Medication

Antispasmodic, anti-inflammatory, and relaxant drugs are used to relieve muscle spasms and spasticity. Some of these medications are controlled substances which may cause drowsiness.

While most medications are taken orally, some people benefit from the use of patches, injections, or indwelling pumps that deliver medications directly to painful areas.

Surgery

When pain is severe or does not respond to other treatment options, surgery may be used to provide relief. Part of the spinal nerve which affects the painful area may be severed. Tendons may be cut in order to relieve tension due to painful, tight muscles.

What’s Next for Multiple Sclerosis and Back Pain Problems?

Treatment of pain caused by MS is often complex. Preventative techniques are essential if your disease is in its early stages.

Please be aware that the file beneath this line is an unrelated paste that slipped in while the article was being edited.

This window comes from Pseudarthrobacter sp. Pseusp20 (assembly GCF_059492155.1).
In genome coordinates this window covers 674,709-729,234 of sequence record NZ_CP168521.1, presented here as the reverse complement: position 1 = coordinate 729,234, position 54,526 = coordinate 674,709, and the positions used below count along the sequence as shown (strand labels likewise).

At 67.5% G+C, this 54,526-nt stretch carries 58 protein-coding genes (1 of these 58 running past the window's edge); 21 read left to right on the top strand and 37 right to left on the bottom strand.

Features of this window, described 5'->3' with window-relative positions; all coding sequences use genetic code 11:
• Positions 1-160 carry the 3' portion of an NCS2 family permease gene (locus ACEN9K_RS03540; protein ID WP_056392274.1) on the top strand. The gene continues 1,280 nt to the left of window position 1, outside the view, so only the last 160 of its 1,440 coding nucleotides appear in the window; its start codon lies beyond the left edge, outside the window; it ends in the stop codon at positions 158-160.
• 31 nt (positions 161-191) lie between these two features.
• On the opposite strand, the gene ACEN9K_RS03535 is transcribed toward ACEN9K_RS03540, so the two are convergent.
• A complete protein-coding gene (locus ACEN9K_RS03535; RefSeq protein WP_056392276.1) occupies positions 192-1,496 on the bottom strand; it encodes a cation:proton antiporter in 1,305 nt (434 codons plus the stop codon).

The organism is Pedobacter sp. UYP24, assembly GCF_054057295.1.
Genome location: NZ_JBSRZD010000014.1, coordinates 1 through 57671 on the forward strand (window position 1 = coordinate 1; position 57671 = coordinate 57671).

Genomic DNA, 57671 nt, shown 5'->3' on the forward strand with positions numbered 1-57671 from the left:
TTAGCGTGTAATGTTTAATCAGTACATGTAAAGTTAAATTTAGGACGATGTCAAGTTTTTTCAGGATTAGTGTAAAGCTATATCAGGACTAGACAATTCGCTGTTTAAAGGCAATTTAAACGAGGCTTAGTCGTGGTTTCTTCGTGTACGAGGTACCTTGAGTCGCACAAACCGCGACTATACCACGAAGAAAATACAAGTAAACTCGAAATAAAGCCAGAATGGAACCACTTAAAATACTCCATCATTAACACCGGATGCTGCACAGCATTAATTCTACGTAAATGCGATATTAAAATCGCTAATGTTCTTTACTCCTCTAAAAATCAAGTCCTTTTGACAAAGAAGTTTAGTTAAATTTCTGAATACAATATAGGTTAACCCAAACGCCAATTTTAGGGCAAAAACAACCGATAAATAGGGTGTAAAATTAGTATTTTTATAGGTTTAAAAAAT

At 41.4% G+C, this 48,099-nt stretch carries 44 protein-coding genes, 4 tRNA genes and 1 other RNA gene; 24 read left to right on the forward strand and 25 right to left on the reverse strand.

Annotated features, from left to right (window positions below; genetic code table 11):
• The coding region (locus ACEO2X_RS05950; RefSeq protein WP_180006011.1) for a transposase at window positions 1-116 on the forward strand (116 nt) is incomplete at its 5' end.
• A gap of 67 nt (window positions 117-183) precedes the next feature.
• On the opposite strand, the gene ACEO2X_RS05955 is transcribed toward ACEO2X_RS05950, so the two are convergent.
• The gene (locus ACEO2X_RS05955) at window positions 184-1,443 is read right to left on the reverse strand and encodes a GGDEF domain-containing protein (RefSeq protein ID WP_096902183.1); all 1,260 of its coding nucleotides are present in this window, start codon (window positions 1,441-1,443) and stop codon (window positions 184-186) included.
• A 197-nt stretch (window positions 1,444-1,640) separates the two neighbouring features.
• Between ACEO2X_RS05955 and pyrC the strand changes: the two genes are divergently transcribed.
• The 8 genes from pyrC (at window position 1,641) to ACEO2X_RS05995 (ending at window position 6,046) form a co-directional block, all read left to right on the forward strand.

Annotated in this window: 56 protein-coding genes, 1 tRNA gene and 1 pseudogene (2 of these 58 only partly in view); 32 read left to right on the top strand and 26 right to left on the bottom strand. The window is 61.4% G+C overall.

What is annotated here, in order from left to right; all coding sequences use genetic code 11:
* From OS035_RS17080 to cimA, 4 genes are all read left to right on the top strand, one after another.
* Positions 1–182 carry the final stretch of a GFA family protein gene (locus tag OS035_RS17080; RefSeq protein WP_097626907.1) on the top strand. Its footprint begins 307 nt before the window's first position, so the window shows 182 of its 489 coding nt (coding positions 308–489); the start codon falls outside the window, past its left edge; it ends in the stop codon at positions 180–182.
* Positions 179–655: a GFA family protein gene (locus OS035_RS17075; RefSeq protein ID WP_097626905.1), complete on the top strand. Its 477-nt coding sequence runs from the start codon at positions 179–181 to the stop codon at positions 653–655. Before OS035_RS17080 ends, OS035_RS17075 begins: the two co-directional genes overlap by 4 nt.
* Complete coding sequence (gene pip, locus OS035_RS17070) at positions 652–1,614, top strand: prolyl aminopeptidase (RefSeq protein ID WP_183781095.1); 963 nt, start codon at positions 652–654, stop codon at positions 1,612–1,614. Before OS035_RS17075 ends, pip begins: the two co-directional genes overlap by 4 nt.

If you have pain, you may need to employ several techniques to obtain relief. Fortunately, many options are available. Work with your health care team to determine which strategies are best for you and your MS back pain.

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Patricia BratianuPatricia Bratianu

Patricia is a registered nurse with 40 years of experience. She has a PhD in natural health and is a registered herbalist with the American Herbalists Guild.

Nov 28, 2018